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  • Public defence: 2019-11-20 10:00 MA624, Huddinge
    Törnqvist, Oscar
    Södertörn University, School of Historical and Contemporary Studies, Archaeology. Södertörn University, Centre for Baltic and East European Studies (CBEES), Baltic & East European Graduate School (BEEGS).
    Röster från ingenmansland: En identitetsarkeologi i ett maritimt mellanrum2019Doctoral thesis, monograph (Other academic)
    Abstract [en]

    Archaeological investigations into late iron age and medieval coastal soci­eties in Sweden have been focusing on a maritime culture, a traditional coastal and island-dwelling fisher-farmer and activities centered on fishing in a long maritime tradition as well as a specific maritime identity and ha­bi­tus. By deconstructing commonly used concepts and by using primarily written sources, it is here shown that there is a need for putting this culture and its agents into perspective by opening up the history of the maritime interspace and let in previously overlooked or disregarded historical actors in the narrative field dominated by men and landed farmers, such as landless, powerless, strangers, foreig­ners and women.

    The coast is shown to have been an arena for opportunism, societal expansion under landed gentry, nodes for pro­cure­ment and social oppression and focal points for inter-cultural contacts, trade, networking and self-realization and that the role of the islands and the “fisheries” was constantly remolded to fit different power strategies.

    Through a series of case studies, seldom discussed social relations, social groups and social predicaments are unmasked and discussed; the relation between norse and proto-Saami cultures, the role of women in fishing, em­ploy­ment of the poor or serfs, of incentives by strangers and foreig­ners. Many localities speak of con­flict, struggle and self-sought or forced marginal­ization; the emer­­gence of taxa­tion and the control of fishing, piracy and insurgency but also of exile, reclusion and asceticism. Running through history there has been a dicho­tomy and tension between the workforce and the benefactor, between small-scale and large-scale maritime procurement, between cooper­ation and con­flict and between the meeting place and the hidden refuge.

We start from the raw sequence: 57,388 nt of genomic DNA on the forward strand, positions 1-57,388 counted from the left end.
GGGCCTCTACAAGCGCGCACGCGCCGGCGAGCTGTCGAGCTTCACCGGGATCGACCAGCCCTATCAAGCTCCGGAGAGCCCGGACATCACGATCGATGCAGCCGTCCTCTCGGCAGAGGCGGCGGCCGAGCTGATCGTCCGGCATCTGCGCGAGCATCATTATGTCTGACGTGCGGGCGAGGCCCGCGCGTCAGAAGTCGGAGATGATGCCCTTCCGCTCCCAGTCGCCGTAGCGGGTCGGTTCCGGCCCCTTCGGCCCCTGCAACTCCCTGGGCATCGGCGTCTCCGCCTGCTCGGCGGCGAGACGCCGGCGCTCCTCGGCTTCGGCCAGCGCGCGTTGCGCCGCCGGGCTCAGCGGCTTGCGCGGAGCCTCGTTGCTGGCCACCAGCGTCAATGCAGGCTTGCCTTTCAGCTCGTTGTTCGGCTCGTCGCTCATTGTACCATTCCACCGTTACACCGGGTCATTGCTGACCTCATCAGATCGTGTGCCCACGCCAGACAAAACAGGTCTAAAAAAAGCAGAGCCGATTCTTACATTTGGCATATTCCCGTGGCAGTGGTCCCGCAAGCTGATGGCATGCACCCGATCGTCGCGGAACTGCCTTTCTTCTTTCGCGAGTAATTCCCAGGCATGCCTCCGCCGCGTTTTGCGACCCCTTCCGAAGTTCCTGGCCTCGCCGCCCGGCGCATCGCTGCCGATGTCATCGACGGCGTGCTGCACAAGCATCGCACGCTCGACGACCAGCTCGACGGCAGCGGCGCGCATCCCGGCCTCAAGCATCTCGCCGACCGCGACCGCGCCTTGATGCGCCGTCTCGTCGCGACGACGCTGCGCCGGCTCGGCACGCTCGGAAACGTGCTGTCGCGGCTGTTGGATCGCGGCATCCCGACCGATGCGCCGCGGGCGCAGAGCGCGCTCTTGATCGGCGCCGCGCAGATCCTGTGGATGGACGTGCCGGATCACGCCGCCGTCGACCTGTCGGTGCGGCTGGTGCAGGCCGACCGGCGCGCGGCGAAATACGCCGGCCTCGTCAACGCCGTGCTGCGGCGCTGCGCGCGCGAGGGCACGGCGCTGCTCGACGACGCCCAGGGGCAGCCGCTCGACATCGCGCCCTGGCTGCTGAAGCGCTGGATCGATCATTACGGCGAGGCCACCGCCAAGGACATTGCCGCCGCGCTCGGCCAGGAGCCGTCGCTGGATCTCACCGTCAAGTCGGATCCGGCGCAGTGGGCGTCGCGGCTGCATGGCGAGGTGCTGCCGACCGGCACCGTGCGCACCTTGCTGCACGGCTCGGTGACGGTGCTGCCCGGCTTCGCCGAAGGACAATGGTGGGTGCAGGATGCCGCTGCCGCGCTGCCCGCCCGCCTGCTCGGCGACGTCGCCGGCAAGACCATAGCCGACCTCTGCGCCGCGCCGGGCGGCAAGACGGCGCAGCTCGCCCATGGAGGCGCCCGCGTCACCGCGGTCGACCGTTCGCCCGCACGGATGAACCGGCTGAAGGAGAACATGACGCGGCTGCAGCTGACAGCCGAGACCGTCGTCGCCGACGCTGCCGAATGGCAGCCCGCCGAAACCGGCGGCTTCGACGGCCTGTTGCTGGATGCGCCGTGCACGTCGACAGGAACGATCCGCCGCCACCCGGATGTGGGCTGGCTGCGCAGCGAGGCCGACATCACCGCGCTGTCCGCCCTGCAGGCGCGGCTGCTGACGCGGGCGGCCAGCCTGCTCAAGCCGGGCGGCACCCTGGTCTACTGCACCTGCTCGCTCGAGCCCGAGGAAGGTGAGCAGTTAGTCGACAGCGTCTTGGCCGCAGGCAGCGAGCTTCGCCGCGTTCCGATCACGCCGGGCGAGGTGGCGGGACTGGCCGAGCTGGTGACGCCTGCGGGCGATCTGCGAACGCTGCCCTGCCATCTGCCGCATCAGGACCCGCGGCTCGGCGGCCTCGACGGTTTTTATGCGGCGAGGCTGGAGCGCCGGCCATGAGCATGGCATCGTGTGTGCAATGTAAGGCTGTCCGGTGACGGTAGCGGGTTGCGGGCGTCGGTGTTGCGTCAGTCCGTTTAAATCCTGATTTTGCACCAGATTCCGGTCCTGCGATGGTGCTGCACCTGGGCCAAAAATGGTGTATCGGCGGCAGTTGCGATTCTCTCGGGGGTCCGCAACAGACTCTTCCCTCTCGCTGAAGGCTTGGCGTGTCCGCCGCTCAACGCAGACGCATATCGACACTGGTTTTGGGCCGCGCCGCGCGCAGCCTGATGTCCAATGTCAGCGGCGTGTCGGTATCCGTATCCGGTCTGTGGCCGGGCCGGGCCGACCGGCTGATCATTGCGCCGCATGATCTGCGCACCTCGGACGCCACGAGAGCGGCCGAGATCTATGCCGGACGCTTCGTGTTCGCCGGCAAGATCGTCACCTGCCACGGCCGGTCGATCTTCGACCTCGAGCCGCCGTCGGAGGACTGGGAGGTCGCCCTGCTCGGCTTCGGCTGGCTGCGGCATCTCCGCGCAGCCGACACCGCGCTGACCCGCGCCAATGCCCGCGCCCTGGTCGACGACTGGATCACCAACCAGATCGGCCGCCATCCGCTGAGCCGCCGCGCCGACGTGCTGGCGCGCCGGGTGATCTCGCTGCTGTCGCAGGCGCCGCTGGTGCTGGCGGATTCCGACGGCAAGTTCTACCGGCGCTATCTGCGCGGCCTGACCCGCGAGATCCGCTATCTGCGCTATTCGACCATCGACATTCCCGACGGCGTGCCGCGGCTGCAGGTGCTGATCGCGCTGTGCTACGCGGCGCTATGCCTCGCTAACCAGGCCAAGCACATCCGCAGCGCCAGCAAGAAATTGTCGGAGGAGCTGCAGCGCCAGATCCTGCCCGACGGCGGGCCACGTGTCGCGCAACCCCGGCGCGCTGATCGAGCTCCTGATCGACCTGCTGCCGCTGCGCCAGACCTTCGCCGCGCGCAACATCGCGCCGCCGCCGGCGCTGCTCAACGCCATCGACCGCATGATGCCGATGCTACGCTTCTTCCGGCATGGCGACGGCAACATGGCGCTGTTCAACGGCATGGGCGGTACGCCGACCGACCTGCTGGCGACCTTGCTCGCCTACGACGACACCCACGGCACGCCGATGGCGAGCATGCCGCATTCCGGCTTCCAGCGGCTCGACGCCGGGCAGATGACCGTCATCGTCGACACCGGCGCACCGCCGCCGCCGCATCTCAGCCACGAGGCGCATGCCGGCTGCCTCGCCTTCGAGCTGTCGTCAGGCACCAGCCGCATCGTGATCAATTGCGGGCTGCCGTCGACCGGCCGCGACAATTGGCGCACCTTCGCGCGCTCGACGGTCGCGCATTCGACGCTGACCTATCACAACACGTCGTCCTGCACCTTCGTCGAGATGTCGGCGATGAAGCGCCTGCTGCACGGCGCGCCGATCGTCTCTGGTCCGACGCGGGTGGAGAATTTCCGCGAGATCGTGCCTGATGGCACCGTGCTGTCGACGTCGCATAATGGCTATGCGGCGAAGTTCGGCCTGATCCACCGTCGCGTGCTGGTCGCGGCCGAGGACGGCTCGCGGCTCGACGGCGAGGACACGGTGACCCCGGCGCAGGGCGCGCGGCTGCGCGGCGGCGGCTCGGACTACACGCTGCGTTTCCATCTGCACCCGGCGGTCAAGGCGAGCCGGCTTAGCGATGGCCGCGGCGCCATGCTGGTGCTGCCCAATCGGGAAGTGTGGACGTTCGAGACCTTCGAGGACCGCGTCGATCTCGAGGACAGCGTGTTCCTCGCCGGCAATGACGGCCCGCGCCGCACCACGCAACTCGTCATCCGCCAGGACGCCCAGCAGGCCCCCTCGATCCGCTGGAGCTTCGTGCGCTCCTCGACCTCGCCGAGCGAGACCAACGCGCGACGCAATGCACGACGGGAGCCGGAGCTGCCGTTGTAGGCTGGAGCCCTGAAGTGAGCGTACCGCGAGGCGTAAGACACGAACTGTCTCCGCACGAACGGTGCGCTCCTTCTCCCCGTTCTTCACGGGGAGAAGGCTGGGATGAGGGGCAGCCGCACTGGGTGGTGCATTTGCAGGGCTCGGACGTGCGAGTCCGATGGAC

To conclude, the study sketches the ethno genesis of the hitherto “fisher-farmer” and exposes a wider set of actors and their strategies in the maritime space and ends with advocating a series of potentially fruitful research frameworks of study; cultural niches in the maritime environment, actor geographies in the out­back, the use of maritime produce in societal transformations, and to further investigate the harsh, hidden or exposed, islands as places for sociocultural and economical strategies with profound social, psychological and spiritual impact.

  • Public defence: 2019-11-25 13:00 MA 624, Huddinge
    Remling, Elise
    Södertörn University, School of Natural Sciences, Technology and Environmental Studies, Environmental Science. Södertörn University, Centre for Baltic and East European Studies (CBEES), Baltic & East European Graduate School (BEEGS).